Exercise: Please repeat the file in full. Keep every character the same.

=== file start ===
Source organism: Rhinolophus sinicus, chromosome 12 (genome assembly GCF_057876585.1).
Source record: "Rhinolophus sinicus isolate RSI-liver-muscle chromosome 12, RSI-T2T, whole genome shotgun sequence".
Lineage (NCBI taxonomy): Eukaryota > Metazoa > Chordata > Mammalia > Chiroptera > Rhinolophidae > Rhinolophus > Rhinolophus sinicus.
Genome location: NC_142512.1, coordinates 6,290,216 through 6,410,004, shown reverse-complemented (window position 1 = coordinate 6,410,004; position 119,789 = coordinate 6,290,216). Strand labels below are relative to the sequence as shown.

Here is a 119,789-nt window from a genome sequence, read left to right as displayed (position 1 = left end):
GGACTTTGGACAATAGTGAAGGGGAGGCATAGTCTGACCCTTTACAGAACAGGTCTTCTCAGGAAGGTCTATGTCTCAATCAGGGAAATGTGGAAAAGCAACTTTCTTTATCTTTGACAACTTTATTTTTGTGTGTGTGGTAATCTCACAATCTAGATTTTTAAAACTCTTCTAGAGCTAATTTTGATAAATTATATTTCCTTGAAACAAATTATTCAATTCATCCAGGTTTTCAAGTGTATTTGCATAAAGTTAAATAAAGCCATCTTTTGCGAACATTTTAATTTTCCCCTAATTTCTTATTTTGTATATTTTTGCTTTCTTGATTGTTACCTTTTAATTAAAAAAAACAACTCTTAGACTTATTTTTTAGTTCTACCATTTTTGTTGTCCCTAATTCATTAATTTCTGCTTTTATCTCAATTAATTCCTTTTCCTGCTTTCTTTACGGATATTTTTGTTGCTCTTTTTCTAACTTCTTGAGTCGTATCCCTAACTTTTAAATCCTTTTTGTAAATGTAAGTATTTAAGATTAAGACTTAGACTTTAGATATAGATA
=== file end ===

Source organism: Rhinolophus sinicus, chromosome 12 (genome assembly GCF_057876585.1).
Source record: "Rhinolophus sinicus isolate RSI-liver-muscle chromosome 12, RSI-T2T, whole genome shotgun sequence".
Lineage (NCBI taxonomy): Eukaryota > Metazoa > Chordata > Mammalia > Chiroptera > Rhinolophidae > Rhinolophus > Rhinolophus sinicus.
Genome location: NC_142512.1, coordinates 6,290,216 through 6,410,004, shown reverse-complemented (window position 1 = coordinate 6,410,004; position 119,789 = coordinate 6,290,216). Strand labels below are relative to the sequence as shown.

Here is a 119,789-nt window from a genome sequence, read left to right as displayed (position 1 = left end):
GGACTTTGGACAATAGTGAAGGGGAGGCATAGTCTGACCCTTTACAGAACAGGTCTTCTCAGGAAGGTCTATGTCTCAATCAGGGAAATGTGGAAAAGCAACTTTCTTTATCTTTGACAACTTTATTTTTGTGTGTGTGGTAATCTCACAATCTAGATTTTTAAAACTCTTCTAGAGCTAATTTTGATAAATTATATTTCCTTGAAACAAATTATTCAATTCATCCAGGTTTTCAAGTGTATTTGCATAAAGTTAAATAAAGCCATCTTTTGCGAACATTTTAATTTTCCCCTAATTTCTTATTTTGTATATTTTTGCTTTCTTGATTGTTACCTTTTAATTAAAAAAAACAACTCTTAGACTTATTTTTTAGTTCTACCATTTTTGTTGTCCCTAATTCATTAATTTCTGCTTTTATCTCAATTAATTCCTTTTCCTGCTTTCTTTACGGATATTTTTGTTGCTCTTTTTCTAACTTCTTGAGTCGTATCCCTAACTTTTAAATCCTTTTTGTAAATGTAAGTATTTAAGATTAAGACTTAGACTTTAGATATAGATA